Contact the organizers: Asian Studies Conference (ASCJ) c/o Institute of Asian Cultural Studies, International Christian University 3-10-2 Osawa, Mitaka-shi, Tokyo 181
The Great Kanto Earthquake of 1923 marks a radical rupture in both the nature and perception of materiality (busshitsu) in Japan. The very "stuff" of history, in the form of the old city, was now gone, and the vacuum left was being filled by a seemingly endless supply of infinitely reproducible commodities, not the least of which were the one-yen books (enpon) being mass produced by new technologies and mass marketed through innovative advertising campaigns. Whereas materiality had once been solid, impenetrable, and enduring, it now seemed fleeting, fragmented, and always interchangeable with some surrogate.The new technologies adopted as writers and publishers recovered from the quake also affected the nature of the work produced, new literary forms and techniques being inspired by the tools through which they were produced.
This panel will examine the relationship between the appearance, in the 1920s, of a modern materiality and the modes of literary expression arising in conjunction with it. All of the literary figures discussed, not surprisingly, were prompted by the changes to explore new genres and modes of expression.These new literary formats were both products of the new materiality and, conversely, producers of it through their representations of their strange new world.
1) Yasushi Ishii, Keio University. "In Search of the
Ideal Media: the Materialities of Japanese
In the 1920s, Japanese avant-garde writers and artists published their works in diverse media and in corresponding materials. This paper attempts to overview the range of their material options, focusing on representative cases including the poet Hagiwara Kyojiro and Kawabata Yasunari. Its major aim lies in demonstrating the simultaneity of changes in the artists' modes of expressions with the radical changes in the material aspects of their contemporary media.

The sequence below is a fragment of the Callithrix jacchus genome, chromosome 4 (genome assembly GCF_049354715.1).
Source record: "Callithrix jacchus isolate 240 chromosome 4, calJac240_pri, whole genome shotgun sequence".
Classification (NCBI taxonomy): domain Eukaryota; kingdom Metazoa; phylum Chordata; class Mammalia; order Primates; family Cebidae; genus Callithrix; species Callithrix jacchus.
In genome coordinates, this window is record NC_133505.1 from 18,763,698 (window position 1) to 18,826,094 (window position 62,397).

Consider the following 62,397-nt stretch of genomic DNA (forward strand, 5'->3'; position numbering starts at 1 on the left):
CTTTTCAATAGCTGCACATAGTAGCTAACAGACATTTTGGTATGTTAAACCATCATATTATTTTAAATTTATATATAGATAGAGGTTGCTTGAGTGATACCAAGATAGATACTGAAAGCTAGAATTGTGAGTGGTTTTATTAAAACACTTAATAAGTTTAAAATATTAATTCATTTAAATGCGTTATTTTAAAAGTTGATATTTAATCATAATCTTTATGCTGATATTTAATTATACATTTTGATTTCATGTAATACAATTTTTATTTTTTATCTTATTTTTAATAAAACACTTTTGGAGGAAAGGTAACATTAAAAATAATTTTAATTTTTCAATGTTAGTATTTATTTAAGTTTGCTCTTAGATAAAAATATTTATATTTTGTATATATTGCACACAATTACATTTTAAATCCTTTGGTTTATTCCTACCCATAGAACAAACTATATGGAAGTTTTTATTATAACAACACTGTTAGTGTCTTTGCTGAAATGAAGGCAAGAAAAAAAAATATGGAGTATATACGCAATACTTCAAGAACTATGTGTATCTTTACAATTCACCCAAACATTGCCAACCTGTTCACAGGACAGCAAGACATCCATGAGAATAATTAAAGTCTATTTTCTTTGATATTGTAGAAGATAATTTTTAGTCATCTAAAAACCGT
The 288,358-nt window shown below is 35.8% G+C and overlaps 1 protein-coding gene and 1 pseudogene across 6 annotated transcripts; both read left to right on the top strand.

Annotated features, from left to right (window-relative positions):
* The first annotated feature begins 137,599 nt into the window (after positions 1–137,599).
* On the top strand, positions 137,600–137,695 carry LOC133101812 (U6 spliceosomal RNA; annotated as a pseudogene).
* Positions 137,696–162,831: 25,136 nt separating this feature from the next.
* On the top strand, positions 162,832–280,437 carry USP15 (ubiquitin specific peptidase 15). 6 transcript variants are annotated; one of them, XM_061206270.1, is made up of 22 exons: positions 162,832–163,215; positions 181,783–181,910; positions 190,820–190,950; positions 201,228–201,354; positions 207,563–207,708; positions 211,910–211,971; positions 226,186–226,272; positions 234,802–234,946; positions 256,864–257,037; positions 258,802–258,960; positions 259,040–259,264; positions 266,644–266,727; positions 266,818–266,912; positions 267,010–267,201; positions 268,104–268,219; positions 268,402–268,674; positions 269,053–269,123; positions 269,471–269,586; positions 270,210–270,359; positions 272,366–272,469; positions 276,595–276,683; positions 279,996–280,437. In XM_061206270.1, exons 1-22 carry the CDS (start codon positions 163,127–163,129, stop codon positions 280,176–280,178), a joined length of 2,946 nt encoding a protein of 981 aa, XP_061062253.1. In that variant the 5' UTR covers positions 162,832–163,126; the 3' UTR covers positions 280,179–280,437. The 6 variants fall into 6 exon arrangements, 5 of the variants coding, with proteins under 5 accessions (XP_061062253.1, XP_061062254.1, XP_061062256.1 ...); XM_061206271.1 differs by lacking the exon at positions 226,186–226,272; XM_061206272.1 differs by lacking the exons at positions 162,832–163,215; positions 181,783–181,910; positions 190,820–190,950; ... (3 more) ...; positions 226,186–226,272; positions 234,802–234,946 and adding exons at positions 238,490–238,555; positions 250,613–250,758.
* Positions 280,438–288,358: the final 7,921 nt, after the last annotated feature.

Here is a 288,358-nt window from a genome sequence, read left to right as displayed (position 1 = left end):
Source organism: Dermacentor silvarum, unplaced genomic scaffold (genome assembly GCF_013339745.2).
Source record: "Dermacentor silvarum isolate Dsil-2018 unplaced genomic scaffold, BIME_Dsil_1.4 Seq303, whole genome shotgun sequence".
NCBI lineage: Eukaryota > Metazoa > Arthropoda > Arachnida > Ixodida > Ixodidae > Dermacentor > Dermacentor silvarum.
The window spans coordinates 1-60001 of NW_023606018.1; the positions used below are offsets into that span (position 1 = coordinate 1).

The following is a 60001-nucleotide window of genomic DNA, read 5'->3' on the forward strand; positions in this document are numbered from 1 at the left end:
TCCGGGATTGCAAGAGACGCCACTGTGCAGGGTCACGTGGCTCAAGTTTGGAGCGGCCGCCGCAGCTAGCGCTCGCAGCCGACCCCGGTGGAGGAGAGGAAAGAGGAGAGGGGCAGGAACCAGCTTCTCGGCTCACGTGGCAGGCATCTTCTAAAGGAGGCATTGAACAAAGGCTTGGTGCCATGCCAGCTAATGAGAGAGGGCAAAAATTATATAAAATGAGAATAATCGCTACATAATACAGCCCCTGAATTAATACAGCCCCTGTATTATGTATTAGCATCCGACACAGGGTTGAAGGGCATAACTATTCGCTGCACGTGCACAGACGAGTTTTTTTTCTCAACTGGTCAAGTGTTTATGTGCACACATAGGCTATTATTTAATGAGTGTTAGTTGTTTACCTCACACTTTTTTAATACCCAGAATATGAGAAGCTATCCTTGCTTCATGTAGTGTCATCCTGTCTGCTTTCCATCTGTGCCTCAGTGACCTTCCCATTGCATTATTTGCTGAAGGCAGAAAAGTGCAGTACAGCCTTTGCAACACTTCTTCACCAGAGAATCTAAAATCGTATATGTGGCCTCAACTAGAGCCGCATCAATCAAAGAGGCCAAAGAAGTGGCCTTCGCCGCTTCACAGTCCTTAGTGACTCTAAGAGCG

2) James Dorsey, Dartmouth College. "Modern Materiality and the Poetic: Kobayashi Hideo's Critical Praxis"
Kobayashi Hideo, though known as the grand critic of modern Japan, also experimented with poetry and poetic prose in his earliest writings. Though his earliest piece of prose, "Tako no jisatsu" (The octopus' suicide, 1922), was very much in the vein of his literary hero Shiga Naoya, his second major work, "Hitotsu no nozui" (One brain, 1924), exhibits a sensibility far closer to the French Symbolist poets (such as Rimbaud), whom he studied and translated, and Neo-Perceptionists like Yokomitsu Riichi, whom he read and critiqued.The Great Kanto Earthquake had occurred in the interim, and the new age of a dynamic, unpredictable materiality that it inaugurated pushed Kobayashi to a prose riddled with modernist poetic images.When Kobayashi turned later to criticism in hopes of easing the anxieties of the modern subject, he invested considerable effort in resurrecting a pre-earthquake notion of materiality, that is hard, unchanging, and impenetrable.This paper aims to chart both the manner in which materiality dictates literary practice and literary practice constructs materiality.
3) Jeffrey Johnson, Michigan Center for Japanese Studies, Hikone. "Hagiwara Sakutarô and the Avant-garde"
Hagiwara is still widely considered the quintessential modern
poet and a precursor to surrealism in Japan. This paper investigates
the poetry and poetics of avant-gardists who were in opposition
to Hagiwara Sakutarô and takes the position that Hagiwara's
poetry is "old wine in a new bottle." Avant-garde poetics
and activity had to oppose Hagiwara to break through to a thoroughgoing
modernist poetry akin to what poets observed in Imagism, DADA,
and Surrealism. All of this took place before the backdrop of
a very changed sense of the materiality, something that Hagiwara
had not been able to grasp.